The two Israels

Having just returned from my third trip to Israel in three years, 1 was delighted to find Mordecai Richler's articles. All I can say is, there must be two Israels: one is that contemptible country filled with bias, cheats, and complaining bigots, the Israel of Richlcr: the other is a land of problems too, but filled with people who are entirely willing to make sacrifices for their hrothers, and with a minimum of complaints, my Israel! 1 can only believe that Mr. Richter, who claims to have been filled with joy anti delight at seeing Israel for the first time, was so busy bending over backwards in his attempt at unbiased journalism that he went overboard with criticism. Surely, in between belts at his “other homeland " he might have found one nice thing to say

about it . . . Mr. Richler seems to have chosen as his theme the burgeoning “race-hatred” in Israel. It is true that when Jews from Russia or Poland or Germany are put into a collective settlement together there is endless wrangling. The differences in culture, surely not color, arc to blame. It was with great joy that 1 was invited to the wedding of my blond Russian-descended cousin to a tiny dark Yemenite girl. No thought was given to the prospective blend of hues. As the younger generation grows with similar backgrounds, the differences melt AWAY.-MRS. LOUISE CORNBLUM,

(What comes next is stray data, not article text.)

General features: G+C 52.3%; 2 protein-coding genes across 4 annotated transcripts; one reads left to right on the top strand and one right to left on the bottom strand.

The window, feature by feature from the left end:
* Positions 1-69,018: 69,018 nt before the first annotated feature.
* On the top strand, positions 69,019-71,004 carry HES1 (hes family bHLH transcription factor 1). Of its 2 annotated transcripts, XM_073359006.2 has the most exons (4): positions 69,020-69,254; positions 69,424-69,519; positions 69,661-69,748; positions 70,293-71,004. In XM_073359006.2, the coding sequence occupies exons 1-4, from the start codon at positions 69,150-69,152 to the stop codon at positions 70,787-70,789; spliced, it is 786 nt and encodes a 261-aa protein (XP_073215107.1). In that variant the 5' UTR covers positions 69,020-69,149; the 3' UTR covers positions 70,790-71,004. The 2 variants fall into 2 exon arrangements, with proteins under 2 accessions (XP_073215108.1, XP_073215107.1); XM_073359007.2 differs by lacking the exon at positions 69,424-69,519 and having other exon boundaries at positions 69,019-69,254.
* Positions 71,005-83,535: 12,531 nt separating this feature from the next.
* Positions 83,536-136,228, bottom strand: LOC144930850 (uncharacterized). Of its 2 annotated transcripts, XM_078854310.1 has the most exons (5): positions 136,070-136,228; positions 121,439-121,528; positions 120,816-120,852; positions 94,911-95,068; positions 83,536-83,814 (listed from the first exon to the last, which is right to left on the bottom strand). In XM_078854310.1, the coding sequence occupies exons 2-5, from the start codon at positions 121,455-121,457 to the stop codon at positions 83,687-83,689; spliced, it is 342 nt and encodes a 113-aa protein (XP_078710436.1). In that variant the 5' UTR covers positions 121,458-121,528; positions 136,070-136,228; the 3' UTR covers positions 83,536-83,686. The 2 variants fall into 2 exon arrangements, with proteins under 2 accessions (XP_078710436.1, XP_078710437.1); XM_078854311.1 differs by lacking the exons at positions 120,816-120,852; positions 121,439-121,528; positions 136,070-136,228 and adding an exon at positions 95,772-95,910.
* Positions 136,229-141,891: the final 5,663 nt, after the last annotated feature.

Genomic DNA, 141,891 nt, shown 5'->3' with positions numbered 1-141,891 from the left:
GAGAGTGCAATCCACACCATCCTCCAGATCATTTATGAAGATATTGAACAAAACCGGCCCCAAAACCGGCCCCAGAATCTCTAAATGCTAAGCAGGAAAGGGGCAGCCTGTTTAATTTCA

What YVestnioimf lacks

I see by the reading occasionally of your magazine, that Quebec is an interesting subject for the Anglo-Saxons . . . The last article on Westmount (A portrait of Westmount. Sept 8) was good enough. In my opinion, if the English had the privilege to take al-